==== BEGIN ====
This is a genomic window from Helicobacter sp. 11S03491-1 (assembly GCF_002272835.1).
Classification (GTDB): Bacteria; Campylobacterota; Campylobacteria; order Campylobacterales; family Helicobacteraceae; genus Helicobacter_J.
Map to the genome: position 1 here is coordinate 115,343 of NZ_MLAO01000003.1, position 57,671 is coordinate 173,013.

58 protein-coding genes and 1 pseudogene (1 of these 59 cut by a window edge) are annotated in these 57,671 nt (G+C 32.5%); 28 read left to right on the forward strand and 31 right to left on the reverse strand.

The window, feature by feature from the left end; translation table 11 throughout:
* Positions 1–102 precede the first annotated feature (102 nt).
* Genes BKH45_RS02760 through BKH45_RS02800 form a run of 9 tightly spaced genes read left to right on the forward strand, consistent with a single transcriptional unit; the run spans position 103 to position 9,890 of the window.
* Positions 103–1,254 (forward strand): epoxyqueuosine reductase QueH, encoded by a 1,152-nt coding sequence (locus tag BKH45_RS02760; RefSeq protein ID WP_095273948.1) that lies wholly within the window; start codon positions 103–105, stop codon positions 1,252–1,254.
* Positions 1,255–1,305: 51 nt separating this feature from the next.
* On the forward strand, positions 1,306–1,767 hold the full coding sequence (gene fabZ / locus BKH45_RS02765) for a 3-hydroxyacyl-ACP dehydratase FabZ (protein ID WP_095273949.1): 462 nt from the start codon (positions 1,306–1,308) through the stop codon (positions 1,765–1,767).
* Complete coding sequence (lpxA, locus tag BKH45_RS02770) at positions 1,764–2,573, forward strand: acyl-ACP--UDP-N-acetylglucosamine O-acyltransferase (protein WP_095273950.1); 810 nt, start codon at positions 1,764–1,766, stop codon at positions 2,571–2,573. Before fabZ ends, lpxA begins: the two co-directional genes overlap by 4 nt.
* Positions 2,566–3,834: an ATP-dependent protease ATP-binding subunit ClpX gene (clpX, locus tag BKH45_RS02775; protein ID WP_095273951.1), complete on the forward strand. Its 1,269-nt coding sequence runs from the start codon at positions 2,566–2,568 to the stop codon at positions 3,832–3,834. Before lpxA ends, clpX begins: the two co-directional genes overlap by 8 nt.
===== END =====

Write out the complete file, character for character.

This is a genomic window from Helicobacter sp. 11S03491-1 (assembly GCF_002272835.1).
Classification (GTDB): Bacteria; Campylobacterota; Campylobacteria; order Campylobacterales; family Helicobacteraceae; genus Helicobacter_J.
Map to the genome: position 1 here is coordinate 115,343 of NZ_MLAO01000003.1, position 57,671 is coordinate 173,013.

58 protein-coding genes and 1 pseudogene (1 of these 59 cut by a window edge) are annotated in these 57,671 nt (G+C 32.5%); 28 read left to right on the forward strand and 31 right to left on the reverse strand.

The window, feature by feature from the left end; translation table 11 throughout:
* Positions 1–102 precede the first annotated feature (102 nt).
* Genes BKH45_RS02760 through BKH45_RS02800 form a run of 9 tightly spaced genes read left to right on the forward strand, consistent with a single transcriptional unit; the run spans position 103 to position 9,890 of the window.
* Positions 103–1,254 (forward strand): epoxyqueuosine reductase QueH, encoded by a 1,152-nt coding sequence (locus tag BKH45_RS02760; RefSeq protein ID WP_095273948.1) that lies wholly within the window; start codon positions 103–105, stop codon positions 1,252–1,254.
* Positions 1,255–1,305: 51 nt separating this feature from the next.
* On the forward strand, positions 1,306–1,767 hold the full coding sequence (gene fabZ / locus BKH45_RS02765) for a 3-hydroxyacyl-ACP dehydratase FabZ (protein ID WP_095273949.1): 462 nt from the start codon (positions 1,306–1,308) through the stop codon (positions 1,765–1,767).
* Complete coding sequence (lpxA, locus tag BKH45_RS02770) at positions 1,764–2,573, forward strand: acyl-ACP--UDP-N-acetylglucosamine O-acyltransferase (protein WP_095273950.1); 810 nt, start codon at positions 1,764–1,766, stop codon at positions 2,571–2,573. Before fabZ ends, lpxA begins: the two co-directional genes overlap by 4 nt.
* Positions 2,566–3,834: an ATP-dependent protease ATP-binding subunit ClpX gene (clpX, locus tag BKH45_RS02775; protein ID WP_095273951.1), complete on the forward strand. Its 1,269-nt coding sequence runs from the start codon at positions 2,566–2,568 to the stop codon at positions 3,832–3,834. Before lpxA ends, clpX begins: the two co-directional genes overlap by 8 nt.